The NUT Executive will be discussing the NUT's ongoing campaign to demand a regrade and an independent inquiry into the GCSE scandal at meetings later this week.
Pasted below is today's NUT national press release and a summary of some of the key points that have been prepared for Executive members by the NUT's Education and Equalities Department:
"Commenting on the NUT’s meeting today with Ofqual to consider the evidence base of its decisions taken on this year’s GCSEs, Kevin Courtney, Deputy General Secretary of the National Union of Teachers, the largest teachers’ union, said:
“The NUT is very pleased that Ofqual has drawn to the attention of both the Education Secretary and Ofsted their concerns that if they are to meet their statutory responsibility of maintaining standards by ‘stabilising results’ then that has consequences for the way schools are assessed. This highlights the inherent contradiction in the Government’s policies on examination standards as they tell Ofqual not to let overall results go up, while at the same time telling schools they must reach a new 40% floor target of A*-C grades which obviously requires overall results to increase.
“Schools, teachers and most of all pupils are caught up in the middle of this and have suffered the serious consequences of such incoherent policies. Schools and pupils need to know where they stand. To attempt to work towards goals which can change significantly half way through a school year is ridiculous and totally unfair.
“We will be seeking urgent meetings with the Education Secretary and Ofsted to talk about these contradictory policies. The NUT will be continuing to press, alongside NAHT and ASCL, for an independent inquiry and a regrading, not resits, of this year’s English GCSEs.”
Some key points to consider:
- Exam boards have been under pressure from Michael Gove who wants an end to decades of ‘grade inflation’ in GCSEs. An estimated 10,000 fewer teenagers achieved at least a grade C in the subject. School floor targets were raised to 40 per cent this year. Schools will be judged as underperforming and subject to merger or closure if fewer than 40 per cent of pupils achieve at least five good GSCE passes, including Maths and English. Gove plans to move the target to 50 per cent by 2015. At the last count, there were 216 schools below the previous floor target of 35 per cent. Hundreds more schools could miss the 40 per cent this year. Some of the academies themselves have missed the target.
- The NUT believes that a close reading of Ofqual’s interim report reveals that the GCSEs fiasco is actually about the rationing of education. Despite the fact that schools (and students) are working harder to get at least a C and despite the fact that this is “so important to students’ future”, Ofqual will not allow more students to get C or above. This rationing of education is a return to the days where it was said that there is a natural ability that children are born with and there is nothing that can be done about it. Combined with the abolition of the EMA, the trebling of tuition fees and one million youth unemployed, this is the biggest attack on working class ambition for generations.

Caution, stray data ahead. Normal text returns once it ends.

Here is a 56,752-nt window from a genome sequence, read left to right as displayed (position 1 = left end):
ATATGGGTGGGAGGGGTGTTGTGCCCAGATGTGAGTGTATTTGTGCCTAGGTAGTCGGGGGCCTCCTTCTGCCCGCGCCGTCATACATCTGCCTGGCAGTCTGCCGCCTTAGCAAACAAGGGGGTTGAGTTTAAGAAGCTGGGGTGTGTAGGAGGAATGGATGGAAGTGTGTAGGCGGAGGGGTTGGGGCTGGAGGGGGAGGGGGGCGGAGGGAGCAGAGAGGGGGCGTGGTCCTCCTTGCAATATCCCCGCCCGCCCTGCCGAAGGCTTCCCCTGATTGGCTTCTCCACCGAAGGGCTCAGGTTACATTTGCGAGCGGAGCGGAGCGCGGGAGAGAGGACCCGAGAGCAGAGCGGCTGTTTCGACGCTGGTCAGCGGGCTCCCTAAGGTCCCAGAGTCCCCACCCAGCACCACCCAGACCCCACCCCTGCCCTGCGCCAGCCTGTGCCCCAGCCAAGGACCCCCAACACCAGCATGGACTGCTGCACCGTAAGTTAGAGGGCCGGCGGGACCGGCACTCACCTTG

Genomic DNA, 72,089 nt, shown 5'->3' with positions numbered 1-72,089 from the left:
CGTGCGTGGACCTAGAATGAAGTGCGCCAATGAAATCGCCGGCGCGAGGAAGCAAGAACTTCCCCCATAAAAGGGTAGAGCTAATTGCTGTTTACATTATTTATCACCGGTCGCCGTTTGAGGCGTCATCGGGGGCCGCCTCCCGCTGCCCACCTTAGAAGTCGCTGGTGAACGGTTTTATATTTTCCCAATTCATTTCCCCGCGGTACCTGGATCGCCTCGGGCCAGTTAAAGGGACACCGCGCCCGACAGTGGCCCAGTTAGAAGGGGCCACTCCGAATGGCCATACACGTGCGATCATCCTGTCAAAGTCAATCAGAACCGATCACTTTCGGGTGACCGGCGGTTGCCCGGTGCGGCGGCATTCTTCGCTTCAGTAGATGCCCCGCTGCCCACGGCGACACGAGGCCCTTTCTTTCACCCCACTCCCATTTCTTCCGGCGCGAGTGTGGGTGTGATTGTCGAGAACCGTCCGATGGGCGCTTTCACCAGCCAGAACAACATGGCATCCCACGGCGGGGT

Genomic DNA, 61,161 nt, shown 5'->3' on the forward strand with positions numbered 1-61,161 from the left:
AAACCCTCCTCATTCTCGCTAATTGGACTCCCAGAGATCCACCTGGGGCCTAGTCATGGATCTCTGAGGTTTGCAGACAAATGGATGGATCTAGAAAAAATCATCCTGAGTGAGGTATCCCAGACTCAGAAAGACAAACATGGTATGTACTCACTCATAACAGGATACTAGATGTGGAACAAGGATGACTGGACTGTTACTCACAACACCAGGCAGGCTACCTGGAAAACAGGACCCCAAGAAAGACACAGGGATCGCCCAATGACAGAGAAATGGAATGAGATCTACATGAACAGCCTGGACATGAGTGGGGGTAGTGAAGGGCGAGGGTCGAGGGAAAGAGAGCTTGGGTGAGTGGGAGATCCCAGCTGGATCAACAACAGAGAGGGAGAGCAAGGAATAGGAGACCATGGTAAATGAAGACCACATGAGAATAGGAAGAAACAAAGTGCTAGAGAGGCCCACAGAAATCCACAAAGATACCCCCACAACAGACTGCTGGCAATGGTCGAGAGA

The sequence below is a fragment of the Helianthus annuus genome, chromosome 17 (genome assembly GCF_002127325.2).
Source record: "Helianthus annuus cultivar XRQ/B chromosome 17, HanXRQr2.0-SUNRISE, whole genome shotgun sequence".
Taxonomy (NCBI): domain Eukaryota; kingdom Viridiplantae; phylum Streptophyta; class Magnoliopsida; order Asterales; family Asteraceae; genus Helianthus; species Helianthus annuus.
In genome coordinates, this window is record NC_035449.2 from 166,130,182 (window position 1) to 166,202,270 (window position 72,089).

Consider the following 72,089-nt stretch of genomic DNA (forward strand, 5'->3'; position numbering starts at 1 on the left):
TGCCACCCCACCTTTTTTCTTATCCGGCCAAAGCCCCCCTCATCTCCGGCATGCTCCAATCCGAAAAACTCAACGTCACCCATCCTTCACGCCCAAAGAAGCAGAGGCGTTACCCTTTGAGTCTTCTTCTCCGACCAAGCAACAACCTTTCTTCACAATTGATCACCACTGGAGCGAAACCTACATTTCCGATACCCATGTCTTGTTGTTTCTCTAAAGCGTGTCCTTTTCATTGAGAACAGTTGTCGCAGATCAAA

- In its report, Ofqual glosses over the 1.5 per cent drop in the number of children getting a grade C or above as ‘in line with expectations’ and claims that ‘this is not the issue’!
- Ofqual claims that it has a more sophisticated approach than ‘norm referencing’ (page 8) which would at least have resulted in the same proportion of children getting C and above as last year. It calls its new approach ‘comparable outcomes’ and claims it ‘produces similar results year-on-year’ if the students have similar abilities each year. It says, “Before setting the grade boundaries, examiners use data on the prior attainments of the cohort of students to check the outcomes” (page 31). The provisional GCSE results are compared with prior attainment for matched candidates, that is, those for whom there are known Key Stage 2 results (page 10). And this year, it says there were 23,000 fewer students from independent and selective schools (page 10). So they adjusted the grade boundaries up to compensate!
- This is the explanation provided as to why Ofqual set the boundaries such that 10,000 fewer students got a grade C confounding the expectations of experienced teachers who had spent two years preparing children for the exams. Ofqual is seriously setting the boundaries for allowed grades at the end of secondary school based on the grades children got at the end of primary school. This begs the question as to the purpose of secondary education.
- The Government is forever, incorrectly, attacking teachers for a culture of low expectations and for using poverty as an excuse - but here is an independent examination Regulator at the behest of the Secretary of State putting a defined cap on achievement.
- This scandal should lead to much deeper thinking about how we judge schools and assess pupils. The very high stakes system of league tables and exams at 16 isn't used in many other high performing education systems. There is an urgent need for an open and honest debate about what exams and education are for.